The Neuroimaging and Neurospectroscopy laboratory of National Centre for Brain Research has developed complete and integrated software that could help early diagnosis of mental health problems.
Developed by a team of neuroscientists, the software can quantify a brain neurochemical called γ-Aminobutyric Acid (GABA) through neuroimaging of brain metabolites using Magnetic resonance spectroscopy (MRS).
Titled KALPANA, the software allows visualization and single-click processing of MRS data acquired using a variety of methods. With the incorporation of premade end-to-end processing workflows for a variety of data and use of algorithms that enable accurate estimation of chemical concentrations from the signal and a graphical interphase for its easy interpretation, the software offers distinct clinical scope.
While several signal processing packages do already exist, KALAPNA offers a distinct advantage in three aspects. It can handle a variety of signal types and processing algorithms, it offers versatility for both in-depth interactive use for research purposes and one-click processing for diagnostic purposes and utilises an adapted algorithm to improve the accuracy of quantification thereby increasing clinical value of the package. The package has been made free for academic use.
The team led by Dr. Pravat Mandal is now assessing the changes in GABA in dementia and has found that dementia-associated reduction in GABA levels can be accurately estimated. They hope to expand the research to other neuropsychiatric disorders in the coming future.
GABA has been well known to be central to the pathology of several neuropsychiatric disorders like depression, schizophrenia and bipolar disorder. Earlier, DBT had supported mapping of GABA for Alzheimer’s diseases which laid the base for this new technology.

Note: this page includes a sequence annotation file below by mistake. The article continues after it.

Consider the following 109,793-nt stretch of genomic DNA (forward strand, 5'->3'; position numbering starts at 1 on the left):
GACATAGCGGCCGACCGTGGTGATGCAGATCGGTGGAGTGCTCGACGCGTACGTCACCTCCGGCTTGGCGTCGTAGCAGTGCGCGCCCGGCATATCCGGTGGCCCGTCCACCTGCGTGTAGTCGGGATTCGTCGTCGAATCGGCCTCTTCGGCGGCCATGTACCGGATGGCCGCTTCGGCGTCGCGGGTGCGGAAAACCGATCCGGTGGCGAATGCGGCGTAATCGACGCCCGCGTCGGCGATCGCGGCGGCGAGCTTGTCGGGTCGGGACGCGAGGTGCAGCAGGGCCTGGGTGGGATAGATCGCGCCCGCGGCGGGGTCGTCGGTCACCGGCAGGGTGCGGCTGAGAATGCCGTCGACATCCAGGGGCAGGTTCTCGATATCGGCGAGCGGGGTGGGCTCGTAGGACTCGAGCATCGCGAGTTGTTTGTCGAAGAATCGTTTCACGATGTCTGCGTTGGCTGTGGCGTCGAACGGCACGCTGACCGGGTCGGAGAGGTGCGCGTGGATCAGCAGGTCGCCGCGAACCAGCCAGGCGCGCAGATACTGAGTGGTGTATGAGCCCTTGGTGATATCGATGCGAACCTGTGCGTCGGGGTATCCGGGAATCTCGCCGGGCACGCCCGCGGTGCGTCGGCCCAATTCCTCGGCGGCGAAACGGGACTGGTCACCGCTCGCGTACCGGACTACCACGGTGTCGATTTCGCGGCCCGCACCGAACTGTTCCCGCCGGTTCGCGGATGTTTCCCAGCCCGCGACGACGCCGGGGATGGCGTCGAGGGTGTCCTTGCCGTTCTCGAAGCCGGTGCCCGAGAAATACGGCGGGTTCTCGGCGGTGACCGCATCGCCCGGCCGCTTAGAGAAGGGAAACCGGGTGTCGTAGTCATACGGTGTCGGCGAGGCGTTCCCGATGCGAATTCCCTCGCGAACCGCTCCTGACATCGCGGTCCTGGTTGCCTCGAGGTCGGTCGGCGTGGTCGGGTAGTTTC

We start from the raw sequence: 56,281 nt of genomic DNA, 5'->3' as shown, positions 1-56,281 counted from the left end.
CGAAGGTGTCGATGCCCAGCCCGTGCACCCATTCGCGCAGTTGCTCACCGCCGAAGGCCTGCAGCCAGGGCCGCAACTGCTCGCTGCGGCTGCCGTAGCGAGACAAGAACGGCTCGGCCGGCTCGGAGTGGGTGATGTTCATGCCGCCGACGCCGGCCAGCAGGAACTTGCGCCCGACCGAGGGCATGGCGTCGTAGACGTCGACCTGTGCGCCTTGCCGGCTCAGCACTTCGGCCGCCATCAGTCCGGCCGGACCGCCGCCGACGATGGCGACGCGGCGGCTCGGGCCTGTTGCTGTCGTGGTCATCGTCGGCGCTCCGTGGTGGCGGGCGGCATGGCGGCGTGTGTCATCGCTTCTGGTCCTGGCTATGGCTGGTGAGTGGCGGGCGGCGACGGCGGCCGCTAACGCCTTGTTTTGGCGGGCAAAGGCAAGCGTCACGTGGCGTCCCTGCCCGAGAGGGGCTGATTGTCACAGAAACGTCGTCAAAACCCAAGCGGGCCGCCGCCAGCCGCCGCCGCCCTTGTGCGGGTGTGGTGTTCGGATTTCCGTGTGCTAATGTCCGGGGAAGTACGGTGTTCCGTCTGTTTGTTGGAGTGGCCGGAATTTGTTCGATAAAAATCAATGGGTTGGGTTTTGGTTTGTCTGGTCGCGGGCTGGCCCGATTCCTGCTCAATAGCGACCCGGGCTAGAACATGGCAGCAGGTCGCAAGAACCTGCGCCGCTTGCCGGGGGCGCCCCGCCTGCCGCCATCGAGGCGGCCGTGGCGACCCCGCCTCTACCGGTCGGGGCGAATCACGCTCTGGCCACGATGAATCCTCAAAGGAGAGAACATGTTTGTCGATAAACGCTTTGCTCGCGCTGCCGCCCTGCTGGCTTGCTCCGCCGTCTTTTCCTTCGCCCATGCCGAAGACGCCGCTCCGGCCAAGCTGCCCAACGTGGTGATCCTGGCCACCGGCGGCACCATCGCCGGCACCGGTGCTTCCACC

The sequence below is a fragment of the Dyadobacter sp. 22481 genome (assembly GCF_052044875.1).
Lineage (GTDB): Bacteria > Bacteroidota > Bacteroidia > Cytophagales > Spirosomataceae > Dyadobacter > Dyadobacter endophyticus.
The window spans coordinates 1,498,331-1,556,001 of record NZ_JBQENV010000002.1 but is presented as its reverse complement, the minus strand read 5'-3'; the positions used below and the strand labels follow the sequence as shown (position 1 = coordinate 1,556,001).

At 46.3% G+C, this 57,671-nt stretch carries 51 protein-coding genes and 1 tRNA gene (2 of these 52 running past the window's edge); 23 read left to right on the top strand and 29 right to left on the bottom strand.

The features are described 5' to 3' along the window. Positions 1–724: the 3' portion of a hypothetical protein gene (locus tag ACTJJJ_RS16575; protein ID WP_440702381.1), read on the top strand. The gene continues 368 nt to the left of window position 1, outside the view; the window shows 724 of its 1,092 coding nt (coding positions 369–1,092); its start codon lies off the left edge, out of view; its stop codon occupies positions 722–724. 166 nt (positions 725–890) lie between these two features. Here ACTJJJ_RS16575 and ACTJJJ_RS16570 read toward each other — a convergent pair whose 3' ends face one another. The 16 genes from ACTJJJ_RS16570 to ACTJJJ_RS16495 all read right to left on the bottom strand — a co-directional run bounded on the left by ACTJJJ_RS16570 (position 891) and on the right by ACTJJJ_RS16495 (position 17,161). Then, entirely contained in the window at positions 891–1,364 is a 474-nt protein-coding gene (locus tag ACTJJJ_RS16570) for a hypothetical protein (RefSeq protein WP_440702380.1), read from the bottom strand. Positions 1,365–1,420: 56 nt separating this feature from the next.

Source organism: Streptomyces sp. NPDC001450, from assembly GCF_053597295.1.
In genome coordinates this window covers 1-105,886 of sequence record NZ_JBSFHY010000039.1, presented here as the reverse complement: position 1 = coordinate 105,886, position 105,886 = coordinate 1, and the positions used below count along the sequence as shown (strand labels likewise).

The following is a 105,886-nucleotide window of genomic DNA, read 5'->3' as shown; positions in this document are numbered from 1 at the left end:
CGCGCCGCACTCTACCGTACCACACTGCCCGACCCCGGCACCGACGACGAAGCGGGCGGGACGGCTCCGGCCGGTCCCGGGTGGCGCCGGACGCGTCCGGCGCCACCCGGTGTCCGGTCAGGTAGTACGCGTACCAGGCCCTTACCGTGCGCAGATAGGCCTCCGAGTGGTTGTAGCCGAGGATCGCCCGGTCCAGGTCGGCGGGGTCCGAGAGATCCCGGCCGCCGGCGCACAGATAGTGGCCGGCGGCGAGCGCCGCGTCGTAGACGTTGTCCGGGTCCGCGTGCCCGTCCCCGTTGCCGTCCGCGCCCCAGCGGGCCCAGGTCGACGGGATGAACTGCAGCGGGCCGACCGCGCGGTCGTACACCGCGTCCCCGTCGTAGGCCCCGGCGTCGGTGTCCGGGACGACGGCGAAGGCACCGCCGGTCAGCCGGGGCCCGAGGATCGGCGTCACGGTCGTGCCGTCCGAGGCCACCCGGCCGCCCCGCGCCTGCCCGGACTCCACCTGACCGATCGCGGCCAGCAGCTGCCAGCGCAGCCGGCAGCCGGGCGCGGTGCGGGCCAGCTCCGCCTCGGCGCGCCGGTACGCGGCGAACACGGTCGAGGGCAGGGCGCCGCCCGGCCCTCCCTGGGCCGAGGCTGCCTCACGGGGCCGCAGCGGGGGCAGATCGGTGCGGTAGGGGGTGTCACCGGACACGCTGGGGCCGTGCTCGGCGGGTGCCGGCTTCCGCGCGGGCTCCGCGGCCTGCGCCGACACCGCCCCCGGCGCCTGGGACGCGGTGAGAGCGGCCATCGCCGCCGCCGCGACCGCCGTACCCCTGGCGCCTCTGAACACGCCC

Quantification of this chemical can help early diagnosis of these conditions and for understanding the patho-physiology of these disorders by evaluating treatment responses.
Given the immense clinical scope of GABA as a potential quantifiable indicator of increased risk for mental health disorders as well as of both disease progression and effectiveness of therapeutics, the scientists decided to develop an easy method of quantifying it and creating a graphical user interface that allows the processing of any MRS signal rapidly and accurately.
MRS can provide a range of indicators like concentrations of brain chemicals, to pH and temperature to the biochemist or radiologist non-invasively, from any well-defined region in the ever elusive brain.
Mental health disorders pose a major health issue all over the world. Besides being a risk factor of medical illnesses, mental health disorders are acutely disabling, causing ill effects on physical health, leading to poor quality of life, dramatically affecting both work performance and personal relationships, and often increasing mortality due to co-morbidities by several fold. These crippling disorders like major depressive disorder, bipolar disorder, anxiety disorder are alarmingly common. Yet, mental health has not achieved parity with physical health; this needs to change. It is important to develop diagnostic kits for mental health disorders like depression much like diagnostics for physical diseases like cancer and diabetes.